U.S. has a lot of questions about Israel's potential invasion of Gaza
MARY LOUISE KELLY, HOST:
For a couple of weeks now, Israeli leaders have been saying they could start a ground offensive in Gaza at any moment. Troops and tanks line the border. There have been raids into Gaza to look for hostages or to kill militants. But the invasion is still pending, and it seems the U.S. has a lot of questions about it, maybe wants to slow it down. We're joined now by NPR's Tom Bowman, who covers the Pentagon, and Daniel Estrin in Tel Aviv to talk about what could be going on behind the scenes between these two allies. Welcome to you both.
TOM BOWMAN, BYLINE: Good to be here.
DANIEL ESTRIN, BYLINE: Hey, Mary Louise.
KELLY: Hey there. OK, so, Tom, you kick us off. Again, we don't know when. We don't know exactly what is coming. But all indications point to Israeli forces about to roll into Gaza. When U.S. military officials look at that, what do they see?
BOWMAN: Well, a lot of concerns. There's a concern that this could spread throughout the region, should Israel invade, with the Iranian-backed militants in Lebanon. Hezbollah may fire its vast amount of missiles into Israel. This concern that Israel may not have thought through the implications of a massive ground invasion of Gaza - so you have top officials asking, what are your goals; what about civilians and keeping them safe in Gaza, and also telling the Israelis that this will be tough and brutal - worse, Mary Louise, than the fight to defeat the Islamic State in the Iraqi city of Mosul, you remember...
BOWMAN: ...Back in 2016.
BOWMAN: And Defense Secretary Lloyd Austin said as much on ABC Sunday. Let's listen.
(SOUNDBITE OF TV SHOW, "THIS WEEK WITH GEORGE STEPHANOPOULOS")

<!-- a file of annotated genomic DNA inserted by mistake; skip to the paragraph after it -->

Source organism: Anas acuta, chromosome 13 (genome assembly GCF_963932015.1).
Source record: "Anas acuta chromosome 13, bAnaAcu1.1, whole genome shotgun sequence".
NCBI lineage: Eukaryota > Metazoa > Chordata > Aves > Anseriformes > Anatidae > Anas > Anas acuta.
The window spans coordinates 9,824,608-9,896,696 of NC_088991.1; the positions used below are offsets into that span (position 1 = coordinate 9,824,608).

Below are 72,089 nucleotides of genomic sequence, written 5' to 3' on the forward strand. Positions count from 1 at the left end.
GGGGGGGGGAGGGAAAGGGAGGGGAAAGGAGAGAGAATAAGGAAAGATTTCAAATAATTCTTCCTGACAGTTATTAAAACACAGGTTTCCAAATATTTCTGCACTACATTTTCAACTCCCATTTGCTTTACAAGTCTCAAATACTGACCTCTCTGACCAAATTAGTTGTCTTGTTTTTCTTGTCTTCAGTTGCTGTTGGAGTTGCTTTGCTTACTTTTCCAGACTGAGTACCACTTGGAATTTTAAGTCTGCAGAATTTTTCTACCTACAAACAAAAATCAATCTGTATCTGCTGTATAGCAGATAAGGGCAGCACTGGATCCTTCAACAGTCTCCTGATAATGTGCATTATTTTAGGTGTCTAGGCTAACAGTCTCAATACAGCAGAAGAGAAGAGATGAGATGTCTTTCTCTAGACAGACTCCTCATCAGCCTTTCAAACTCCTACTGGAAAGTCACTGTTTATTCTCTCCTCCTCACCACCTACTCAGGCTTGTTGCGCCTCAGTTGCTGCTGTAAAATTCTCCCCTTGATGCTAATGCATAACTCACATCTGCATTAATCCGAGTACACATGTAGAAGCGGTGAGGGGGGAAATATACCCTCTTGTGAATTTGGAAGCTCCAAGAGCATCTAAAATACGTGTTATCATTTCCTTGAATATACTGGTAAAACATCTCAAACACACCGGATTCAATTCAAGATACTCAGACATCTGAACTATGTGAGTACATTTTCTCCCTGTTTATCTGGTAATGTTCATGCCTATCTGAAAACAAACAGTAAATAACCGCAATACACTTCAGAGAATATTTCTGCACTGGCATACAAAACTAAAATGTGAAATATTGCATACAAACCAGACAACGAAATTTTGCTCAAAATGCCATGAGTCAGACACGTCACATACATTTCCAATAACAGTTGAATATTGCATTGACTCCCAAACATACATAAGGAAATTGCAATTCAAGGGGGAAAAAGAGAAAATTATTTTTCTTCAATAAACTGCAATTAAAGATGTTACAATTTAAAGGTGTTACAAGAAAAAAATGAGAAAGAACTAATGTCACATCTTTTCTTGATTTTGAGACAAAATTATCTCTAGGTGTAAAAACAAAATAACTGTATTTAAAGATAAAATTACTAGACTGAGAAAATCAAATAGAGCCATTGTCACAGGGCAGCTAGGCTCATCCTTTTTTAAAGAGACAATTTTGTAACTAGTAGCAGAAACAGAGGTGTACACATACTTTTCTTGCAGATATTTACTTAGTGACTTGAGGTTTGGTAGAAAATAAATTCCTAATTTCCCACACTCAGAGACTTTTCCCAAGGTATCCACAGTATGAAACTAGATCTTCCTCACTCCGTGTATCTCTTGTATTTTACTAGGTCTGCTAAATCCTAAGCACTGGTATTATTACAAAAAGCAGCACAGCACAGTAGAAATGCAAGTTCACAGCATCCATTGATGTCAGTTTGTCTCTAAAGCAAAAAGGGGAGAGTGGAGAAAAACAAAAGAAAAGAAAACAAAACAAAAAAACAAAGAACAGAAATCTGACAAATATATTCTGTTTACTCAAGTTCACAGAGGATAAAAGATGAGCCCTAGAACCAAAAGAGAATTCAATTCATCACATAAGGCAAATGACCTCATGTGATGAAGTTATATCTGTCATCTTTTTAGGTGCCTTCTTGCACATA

LLOYD AUSTIN: This may be a bit more difficult because of the underground network of tunnels that Hamas has constructed over time and the fact that they've had a long time to prepare for a fight. So I think you'll see a fight that's characterized by a lot of IEDs, a lot of booby traps and just really grinding activity going forward.
BOWMAN: And, of course, a bigger concern is Iran itself getting involved somehow. That's why you see the American aircraft carriers, the attack aircraft, more munitions and American advisers heading to the region. And by the way, Mary Louise, I'm told this is all part of a longstanding U.S. plan to defend Israel. It's been on the shelf for some time. It's not just kind of a haphazard movement of armaments and troops.
KELLY: Yeah. You know, I'm thinking of President Biden's visit to Israel last week where he said, we understand. We understand Israel's rage. Children were among the more than 1,400 people killed. But he also said Israel should not be consumed by that rage. Learn from the mistakes the U.S. made after 9/11. What exactly is Biden warning about here?
BOWMAN: Well, the biggest mistakes for the U.S. to - telling Israel is the U.S. invaded two countries, Afghanistan and Iraq, overthrowing their governments and thinking things will be better, all fueled by fear about more terrorist attacks or suspected weapons of mass destruction. And in both cases, you had guerrilla warfare that lasted for two decades and continuing, of course, to today. Some of that could be true here. You - OK, you destroy Hamas. Who governs in Gaza? And are you creating more militants by your tactics?
KELLY: Daniel, jump in here from Tel Aviv. You just heard Tom Bowman say U.S. officials are questioning, what are Israel's goals here? What are they?